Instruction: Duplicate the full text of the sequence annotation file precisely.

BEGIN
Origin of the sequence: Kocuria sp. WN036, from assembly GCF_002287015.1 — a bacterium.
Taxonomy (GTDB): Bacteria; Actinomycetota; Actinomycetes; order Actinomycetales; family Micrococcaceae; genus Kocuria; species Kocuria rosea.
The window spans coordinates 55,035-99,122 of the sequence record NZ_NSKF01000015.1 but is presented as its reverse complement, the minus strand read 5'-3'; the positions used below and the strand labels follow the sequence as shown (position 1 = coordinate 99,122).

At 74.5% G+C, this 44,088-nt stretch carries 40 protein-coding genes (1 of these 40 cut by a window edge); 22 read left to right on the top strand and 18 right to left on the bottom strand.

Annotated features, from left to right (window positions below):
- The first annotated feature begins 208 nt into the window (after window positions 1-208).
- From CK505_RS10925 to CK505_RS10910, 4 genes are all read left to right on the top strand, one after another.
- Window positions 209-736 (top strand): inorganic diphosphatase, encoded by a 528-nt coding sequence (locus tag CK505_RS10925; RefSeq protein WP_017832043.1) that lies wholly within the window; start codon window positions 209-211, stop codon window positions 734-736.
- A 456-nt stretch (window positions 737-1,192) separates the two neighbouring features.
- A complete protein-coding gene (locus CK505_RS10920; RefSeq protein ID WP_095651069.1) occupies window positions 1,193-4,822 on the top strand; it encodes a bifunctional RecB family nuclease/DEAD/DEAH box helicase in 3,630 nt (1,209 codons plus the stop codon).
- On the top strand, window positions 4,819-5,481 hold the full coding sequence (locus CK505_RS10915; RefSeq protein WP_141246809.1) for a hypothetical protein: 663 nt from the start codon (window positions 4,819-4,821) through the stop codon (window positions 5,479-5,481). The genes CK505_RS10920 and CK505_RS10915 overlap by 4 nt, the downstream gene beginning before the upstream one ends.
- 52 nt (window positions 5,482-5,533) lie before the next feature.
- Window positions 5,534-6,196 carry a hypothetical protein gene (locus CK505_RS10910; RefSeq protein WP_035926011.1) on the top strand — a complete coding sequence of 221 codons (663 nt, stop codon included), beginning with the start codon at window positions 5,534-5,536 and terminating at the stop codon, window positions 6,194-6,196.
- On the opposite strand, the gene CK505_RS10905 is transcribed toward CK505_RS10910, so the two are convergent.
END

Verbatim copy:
Origin of the sequence: Kocuria sp. WN036, from assembly GCF_002287015.1 — a bacterium.
Taxonomy (GTDB): Bacteria; Actinomycetota; Actinomycetes; order Actinomycetales; family Micrococcaceae; genus Kocuria; species Kocuria rosea.
The window spans coordinates 55,035-99,122 of the sequence record NZ_NSKF01000015.1 but is presented as its reverse complement, the minus strand read 5'-3'; the positions used below and the strand labels follow the sequence as shown (position 1 = coordinate 99,122).

At 74.5% G+C, this 44,088-nt stretch carries 40 protein-coding genes (1 of these 40 cut by a window edge); 22 read left to right on the top strand and 18 right to left on the bottom strand.

Annotated features, from left to right (window positions below):
- The first annotated feature begins 208 nt into the window (after window positions 1-208).
- From CK505_RS10925 to CK505_RS10910, 4 genes are all read left to right on the top strand, one after another.
- Window positions 209-736 (top strand): inorganic diphosphatase, encoded by a 528-nt coding sequence (locus tag CK505_RS10925; RefSeq protein WP_017832043.1) that lies wholly within the window; start codon window positions 209-211, stop codon window positions 734-736.
- A 456-nt stretch (window positions 737-1,192) separates the two neighbouring features.
- A complete protein-coding gene (locus CK505_RS10920; RefSeq protein ID WP_095651069.1) occupies window positions 1,193-4,822 on the top strand; it encodes a bifunctional RecB family nuclease/DEAD/DEAH box helicase in 3,630 nt (1,209 codons plus the stop codon).
- On the top strand, window positions 4,819-5,481 hold the full coding sequence (locus CK505_RS10915; RefSeq protein WP_141246809.1) for a hypothetical protein: 663 nt from the start codon (window positions 4,819-4,821) through the stop codon (window positions 5,479-5,481). The genes CK505_RS10920 and CK505_RS10915 overlap by 4 nt, the downstream gene beginning before the upstream one ends.
- 52 nt (window positions 5,482-5,533) lie before the next feature.
- Window positions 5,534-6,196 carry a hypothetical protein gene (locus CK505_RS10910; RefSeq protein WP_035926011.1) on the top strand — a complete coding sequence of 221 codons (663 nt, stop codon included), beginning with the start codon at window positions 5,534-5,536 and terminating at the stop codon, window positions 6,194-6,196.
- On the opposite strand, the gene CK505_RS10905 is transcribed toward CK505_RS10910, so the two are convergent.